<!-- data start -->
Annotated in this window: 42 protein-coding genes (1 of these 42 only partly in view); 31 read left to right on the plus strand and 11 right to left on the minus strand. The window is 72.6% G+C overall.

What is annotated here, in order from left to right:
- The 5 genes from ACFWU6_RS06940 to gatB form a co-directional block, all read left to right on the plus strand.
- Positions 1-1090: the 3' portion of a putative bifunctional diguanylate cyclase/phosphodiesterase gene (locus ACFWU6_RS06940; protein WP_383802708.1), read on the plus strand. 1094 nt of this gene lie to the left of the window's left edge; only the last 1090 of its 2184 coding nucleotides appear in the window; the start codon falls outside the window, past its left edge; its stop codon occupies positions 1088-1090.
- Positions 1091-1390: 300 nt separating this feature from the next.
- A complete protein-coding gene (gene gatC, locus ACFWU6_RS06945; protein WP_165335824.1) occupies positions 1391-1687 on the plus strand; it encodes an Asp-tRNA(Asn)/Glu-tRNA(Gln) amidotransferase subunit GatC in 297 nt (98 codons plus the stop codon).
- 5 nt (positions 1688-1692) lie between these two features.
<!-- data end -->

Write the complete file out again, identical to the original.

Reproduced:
Annotated in this window: 42 protein-coding genes (1 of these 42 only partly in view); 31 read left to right on the plus strand and 11 right to left on the minus strand. The window is 72.6% G+C overall.

What is annotated here, in order from left to right:
- The 5 genes from ACFWU6_RS06940 to gatB form a co-directional block, all read left to right on the plus strand.
- Positions 1-1090: the 3' portion of a putative bifunctional diguanylate cyclase/phosphodiesterase gene (locus ACFWU6_RS06940; protein WP_383802708.1), read on the plus strand. 1094 nt of this gene lie to the left of the window's left edge; only the last 1090 of its 2184 coding nucleotides appear in the window; the start codon falls outside the window, past its left edge; its stop codon occupies positions 1088-1090.
- Positions 1091-1390: 300 nt separating this feature from the next.
- A complete protein-coding gene (gene gatC, locus ACFWU6_RS06945; protein WP_165335824.1) occupies positions 1391-1687 on the plus strand; it encodes an Asp-tRNA(Asn)/Glu-tRNA(Gln) amidotransferase subunit GatC in 297 nt (98 codons plus the stop codon).
- 5 nt (positions 1688-1692) lie between these two features.